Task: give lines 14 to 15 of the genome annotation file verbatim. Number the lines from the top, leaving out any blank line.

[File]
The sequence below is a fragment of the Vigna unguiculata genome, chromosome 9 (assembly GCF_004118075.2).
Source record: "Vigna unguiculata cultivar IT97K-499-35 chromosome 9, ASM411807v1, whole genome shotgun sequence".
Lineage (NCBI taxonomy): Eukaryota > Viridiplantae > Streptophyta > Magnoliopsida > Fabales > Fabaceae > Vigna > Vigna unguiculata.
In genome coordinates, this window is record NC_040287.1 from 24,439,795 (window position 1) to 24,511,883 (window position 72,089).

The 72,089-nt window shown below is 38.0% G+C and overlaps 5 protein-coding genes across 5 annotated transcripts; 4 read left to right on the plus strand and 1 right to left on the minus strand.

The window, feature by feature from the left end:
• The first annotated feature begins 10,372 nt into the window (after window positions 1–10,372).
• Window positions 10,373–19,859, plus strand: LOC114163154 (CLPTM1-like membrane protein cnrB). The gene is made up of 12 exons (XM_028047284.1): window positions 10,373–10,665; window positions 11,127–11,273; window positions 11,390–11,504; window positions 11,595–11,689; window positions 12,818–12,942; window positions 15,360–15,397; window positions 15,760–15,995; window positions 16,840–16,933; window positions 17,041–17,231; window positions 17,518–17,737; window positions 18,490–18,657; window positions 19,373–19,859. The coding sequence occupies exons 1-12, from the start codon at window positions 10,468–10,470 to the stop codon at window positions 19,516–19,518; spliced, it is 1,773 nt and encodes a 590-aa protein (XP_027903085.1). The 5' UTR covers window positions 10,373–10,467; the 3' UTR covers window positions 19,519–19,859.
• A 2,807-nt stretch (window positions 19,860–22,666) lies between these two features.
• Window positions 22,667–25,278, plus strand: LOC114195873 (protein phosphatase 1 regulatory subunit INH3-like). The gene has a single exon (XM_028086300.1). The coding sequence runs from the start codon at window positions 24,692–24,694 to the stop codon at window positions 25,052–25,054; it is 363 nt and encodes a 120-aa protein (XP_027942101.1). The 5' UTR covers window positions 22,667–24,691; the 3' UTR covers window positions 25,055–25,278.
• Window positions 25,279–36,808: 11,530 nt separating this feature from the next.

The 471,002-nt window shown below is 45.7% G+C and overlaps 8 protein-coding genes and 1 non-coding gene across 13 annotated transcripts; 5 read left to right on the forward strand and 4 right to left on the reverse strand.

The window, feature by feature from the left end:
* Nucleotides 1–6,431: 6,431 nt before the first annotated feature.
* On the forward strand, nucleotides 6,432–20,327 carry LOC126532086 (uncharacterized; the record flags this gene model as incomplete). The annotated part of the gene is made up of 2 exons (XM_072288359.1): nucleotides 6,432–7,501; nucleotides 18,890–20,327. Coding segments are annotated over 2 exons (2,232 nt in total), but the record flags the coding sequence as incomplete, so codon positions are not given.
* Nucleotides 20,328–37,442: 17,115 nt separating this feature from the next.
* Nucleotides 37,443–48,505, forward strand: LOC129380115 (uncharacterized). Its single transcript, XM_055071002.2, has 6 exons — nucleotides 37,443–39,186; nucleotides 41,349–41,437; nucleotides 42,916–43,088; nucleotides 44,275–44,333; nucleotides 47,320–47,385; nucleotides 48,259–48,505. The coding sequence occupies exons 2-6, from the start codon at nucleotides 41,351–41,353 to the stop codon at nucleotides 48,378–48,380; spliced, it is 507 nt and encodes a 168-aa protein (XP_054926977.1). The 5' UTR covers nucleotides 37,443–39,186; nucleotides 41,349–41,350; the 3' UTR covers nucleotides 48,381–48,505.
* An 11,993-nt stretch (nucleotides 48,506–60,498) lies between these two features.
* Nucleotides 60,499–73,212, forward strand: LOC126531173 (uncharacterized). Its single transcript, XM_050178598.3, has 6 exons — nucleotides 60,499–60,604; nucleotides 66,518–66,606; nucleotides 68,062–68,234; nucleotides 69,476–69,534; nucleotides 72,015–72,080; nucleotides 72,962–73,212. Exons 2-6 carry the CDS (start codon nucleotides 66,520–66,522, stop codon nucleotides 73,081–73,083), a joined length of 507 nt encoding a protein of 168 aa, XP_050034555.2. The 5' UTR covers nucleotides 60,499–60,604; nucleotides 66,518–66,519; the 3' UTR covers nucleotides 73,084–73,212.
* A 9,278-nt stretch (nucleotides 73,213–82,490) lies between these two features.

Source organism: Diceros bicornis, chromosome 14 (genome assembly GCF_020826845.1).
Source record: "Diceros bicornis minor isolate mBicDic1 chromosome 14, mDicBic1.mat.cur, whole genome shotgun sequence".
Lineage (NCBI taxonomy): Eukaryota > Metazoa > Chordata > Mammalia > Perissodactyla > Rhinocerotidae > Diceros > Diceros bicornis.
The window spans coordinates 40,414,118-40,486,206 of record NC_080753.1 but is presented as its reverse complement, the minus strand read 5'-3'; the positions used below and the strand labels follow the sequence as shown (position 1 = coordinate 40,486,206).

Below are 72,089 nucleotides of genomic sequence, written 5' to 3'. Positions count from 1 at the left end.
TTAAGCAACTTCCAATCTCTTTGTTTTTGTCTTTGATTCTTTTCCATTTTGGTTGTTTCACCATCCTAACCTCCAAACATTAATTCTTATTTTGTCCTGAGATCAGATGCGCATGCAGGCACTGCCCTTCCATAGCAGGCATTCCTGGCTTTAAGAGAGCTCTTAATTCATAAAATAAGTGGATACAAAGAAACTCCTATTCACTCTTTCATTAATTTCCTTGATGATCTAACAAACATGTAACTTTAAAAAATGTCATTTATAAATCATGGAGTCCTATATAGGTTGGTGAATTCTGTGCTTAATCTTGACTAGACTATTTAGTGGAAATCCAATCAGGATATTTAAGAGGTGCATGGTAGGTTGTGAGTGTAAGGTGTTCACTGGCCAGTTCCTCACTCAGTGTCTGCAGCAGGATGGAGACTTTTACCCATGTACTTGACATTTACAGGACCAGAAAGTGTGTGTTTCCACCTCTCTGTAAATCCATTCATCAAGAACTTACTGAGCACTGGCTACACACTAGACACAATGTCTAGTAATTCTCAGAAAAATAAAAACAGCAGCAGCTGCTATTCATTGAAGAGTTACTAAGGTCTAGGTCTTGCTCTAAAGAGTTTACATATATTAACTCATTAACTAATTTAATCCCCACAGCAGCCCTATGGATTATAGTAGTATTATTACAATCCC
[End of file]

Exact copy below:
* Nucleotides 1–6,431: 6,431 nt before the first annotated feature.
* On the forward strand, nucleotides 6,432–20,327 carry LOC126532086 (uncharacterized; the record flags this gene model as incomplete). The annotated part of the gene is made up of 2 exons (XM_072288359.1): nucleotides 6,432–7,501; nucleotides 18,890–20,327. Coding segments are annotated over 2 exons (2,232 nt in total), but the record flags the coding sequence as incomplete, so codon positions are not given.